It’s not exactly news that “home grown” and “DIY” video has grown dramatically in its portion of our entertainment consumption. It’s a big reason why many feel comfortable pulling the cable tv plug, and moving to a streaming model for entertainment.
It’s also a reason why entertainment and education are blending together as being available from the same sources using the same production and distribution MO.
For example, YouTube is chock full of tutorials on everything we ever wanted to know how to do. Some of that is simply old fashioned learning. Some of it incorporates more elements we call entertainment. For some it’s hard to meaningfully distinguish between the two.
What’s driving this change? The ubiquity of affordable video production, coupled with affordable distribution to millions, or billions, often via smart or mobile technology. This story from the Washington Post outlines some of the ways that’s being done “as of right now”.
Tastemade has become a veritable video factory: 7.1 billion views of 3,739 videos and counting, with no signs of slowing down. In December, Tastemade pledged to publish three original videos a day, every day. This spring, the company aimed even higher, saying it would produce more than 100 cooking shows, recipe guides and travelogues every month exclusively for Facebook’s live-video streaming service.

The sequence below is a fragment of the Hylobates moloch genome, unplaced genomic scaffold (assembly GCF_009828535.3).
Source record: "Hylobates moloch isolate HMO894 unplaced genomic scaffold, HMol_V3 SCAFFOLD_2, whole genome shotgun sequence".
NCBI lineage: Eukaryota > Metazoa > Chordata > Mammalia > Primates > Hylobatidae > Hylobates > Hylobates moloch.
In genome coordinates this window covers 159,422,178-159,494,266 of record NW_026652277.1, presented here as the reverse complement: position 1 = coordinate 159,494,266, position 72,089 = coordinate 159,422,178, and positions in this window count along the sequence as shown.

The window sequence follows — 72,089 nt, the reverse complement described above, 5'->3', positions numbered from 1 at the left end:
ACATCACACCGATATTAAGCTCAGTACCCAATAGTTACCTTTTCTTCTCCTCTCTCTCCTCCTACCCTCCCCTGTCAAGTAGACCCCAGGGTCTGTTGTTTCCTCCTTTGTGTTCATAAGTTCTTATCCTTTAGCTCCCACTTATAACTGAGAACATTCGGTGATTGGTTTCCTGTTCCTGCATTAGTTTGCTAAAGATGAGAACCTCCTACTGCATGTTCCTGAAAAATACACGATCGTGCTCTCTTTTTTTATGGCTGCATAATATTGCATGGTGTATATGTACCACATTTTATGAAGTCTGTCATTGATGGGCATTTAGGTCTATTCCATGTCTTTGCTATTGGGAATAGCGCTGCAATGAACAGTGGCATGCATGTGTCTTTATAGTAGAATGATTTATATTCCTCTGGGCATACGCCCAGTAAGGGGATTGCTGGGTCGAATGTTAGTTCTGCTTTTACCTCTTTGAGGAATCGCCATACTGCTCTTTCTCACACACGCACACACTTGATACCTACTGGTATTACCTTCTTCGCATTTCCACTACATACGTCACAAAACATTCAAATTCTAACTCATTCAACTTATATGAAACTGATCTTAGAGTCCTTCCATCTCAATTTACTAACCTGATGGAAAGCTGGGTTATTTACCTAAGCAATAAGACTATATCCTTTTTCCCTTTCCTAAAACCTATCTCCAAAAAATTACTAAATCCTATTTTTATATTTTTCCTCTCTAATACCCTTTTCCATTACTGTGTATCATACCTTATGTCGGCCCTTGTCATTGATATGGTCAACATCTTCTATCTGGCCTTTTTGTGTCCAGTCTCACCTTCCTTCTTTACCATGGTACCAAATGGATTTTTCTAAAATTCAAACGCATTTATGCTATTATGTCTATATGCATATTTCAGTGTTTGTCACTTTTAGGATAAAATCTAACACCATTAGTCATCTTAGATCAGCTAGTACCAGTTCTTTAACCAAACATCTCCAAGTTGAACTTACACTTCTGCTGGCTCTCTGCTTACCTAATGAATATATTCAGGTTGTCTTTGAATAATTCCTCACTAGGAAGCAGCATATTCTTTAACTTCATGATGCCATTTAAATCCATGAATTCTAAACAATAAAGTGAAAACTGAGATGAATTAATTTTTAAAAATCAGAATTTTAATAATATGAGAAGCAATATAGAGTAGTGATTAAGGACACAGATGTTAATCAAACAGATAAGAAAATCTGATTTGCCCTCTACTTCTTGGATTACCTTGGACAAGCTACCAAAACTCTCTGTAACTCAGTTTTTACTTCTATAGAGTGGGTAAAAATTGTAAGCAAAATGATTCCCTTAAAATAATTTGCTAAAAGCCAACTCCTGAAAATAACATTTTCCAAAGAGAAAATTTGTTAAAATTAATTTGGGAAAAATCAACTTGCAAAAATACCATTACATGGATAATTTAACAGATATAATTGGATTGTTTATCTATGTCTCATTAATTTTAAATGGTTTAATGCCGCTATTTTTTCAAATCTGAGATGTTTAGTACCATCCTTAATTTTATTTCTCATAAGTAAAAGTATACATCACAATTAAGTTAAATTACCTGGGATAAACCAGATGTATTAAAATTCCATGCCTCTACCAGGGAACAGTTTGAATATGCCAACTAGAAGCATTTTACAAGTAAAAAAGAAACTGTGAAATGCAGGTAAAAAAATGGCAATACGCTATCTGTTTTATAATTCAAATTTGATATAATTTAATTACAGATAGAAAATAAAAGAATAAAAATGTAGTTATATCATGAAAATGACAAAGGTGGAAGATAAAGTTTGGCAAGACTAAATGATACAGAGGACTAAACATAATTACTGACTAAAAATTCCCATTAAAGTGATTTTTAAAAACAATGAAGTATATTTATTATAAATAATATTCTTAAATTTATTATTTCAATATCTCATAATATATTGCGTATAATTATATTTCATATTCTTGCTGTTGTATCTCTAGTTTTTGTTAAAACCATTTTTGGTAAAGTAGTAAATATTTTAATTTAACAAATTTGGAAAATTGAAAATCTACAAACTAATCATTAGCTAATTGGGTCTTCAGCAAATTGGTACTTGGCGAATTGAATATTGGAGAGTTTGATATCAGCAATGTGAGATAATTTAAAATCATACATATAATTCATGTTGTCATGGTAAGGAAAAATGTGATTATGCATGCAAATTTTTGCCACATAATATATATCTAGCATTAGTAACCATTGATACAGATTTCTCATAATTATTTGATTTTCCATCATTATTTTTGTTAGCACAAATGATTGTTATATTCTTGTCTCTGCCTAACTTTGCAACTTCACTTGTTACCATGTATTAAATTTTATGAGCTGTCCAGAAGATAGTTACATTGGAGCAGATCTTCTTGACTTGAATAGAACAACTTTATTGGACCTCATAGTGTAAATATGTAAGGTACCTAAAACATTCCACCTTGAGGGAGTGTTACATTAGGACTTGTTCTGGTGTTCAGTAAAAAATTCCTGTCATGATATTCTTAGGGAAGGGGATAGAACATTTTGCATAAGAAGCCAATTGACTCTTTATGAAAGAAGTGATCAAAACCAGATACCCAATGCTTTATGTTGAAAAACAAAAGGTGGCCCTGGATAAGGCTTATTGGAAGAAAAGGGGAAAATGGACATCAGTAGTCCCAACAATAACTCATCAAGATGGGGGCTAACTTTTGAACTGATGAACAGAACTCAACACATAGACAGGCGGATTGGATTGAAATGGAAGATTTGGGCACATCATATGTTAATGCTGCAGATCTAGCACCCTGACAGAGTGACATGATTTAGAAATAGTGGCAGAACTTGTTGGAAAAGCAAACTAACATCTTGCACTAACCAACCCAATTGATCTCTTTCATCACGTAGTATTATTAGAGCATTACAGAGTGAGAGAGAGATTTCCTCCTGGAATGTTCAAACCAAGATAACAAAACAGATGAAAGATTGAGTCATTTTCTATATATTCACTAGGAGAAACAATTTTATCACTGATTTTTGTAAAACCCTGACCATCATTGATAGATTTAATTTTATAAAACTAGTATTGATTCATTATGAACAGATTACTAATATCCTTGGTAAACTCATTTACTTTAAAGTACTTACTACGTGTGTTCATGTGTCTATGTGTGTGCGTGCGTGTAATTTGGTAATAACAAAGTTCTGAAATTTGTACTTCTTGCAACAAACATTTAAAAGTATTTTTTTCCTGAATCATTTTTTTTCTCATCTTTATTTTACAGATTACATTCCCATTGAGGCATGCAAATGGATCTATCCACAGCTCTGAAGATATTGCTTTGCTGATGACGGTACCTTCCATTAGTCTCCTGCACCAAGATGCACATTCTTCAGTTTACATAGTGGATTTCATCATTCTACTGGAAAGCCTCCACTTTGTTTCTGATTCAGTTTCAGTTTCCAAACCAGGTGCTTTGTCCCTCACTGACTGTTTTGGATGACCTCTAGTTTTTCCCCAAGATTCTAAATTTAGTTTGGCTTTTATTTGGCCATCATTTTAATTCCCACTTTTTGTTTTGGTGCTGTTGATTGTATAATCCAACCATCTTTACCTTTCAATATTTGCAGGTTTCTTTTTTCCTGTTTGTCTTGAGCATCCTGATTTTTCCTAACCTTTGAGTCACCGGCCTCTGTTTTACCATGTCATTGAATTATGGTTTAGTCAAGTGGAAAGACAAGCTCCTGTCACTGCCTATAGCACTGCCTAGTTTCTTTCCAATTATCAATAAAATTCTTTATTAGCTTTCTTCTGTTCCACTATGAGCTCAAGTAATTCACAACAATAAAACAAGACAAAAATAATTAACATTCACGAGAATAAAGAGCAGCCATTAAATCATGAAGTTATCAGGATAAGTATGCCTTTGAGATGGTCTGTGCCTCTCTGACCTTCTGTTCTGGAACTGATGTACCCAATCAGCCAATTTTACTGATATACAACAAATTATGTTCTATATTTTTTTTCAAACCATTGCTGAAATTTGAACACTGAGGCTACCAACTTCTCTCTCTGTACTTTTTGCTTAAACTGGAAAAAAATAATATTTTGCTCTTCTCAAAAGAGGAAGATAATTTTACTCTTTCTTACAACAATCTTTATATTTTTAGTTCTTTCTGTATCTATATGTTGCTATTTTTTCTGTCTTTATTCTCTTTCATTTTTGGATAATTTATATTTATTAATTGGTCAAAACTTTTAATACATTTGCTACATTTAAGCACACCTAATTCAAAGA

Key to Tastemade’s success are its “tastemakers,” the 1,000 or so global freelancers who contribute recorded shorts or recipes. None are traditional celebrities, although their followings can be robust, and Tastemade invests heavily in winning their allegiance.
One of Tastemade’s three dozen online job openings seeks an “unflappable” Influencer Acquisition Representative — known internally as a “treasure hunter” — working to recruit from within YouTube’s amateur army of popular chefs and quasi-stars.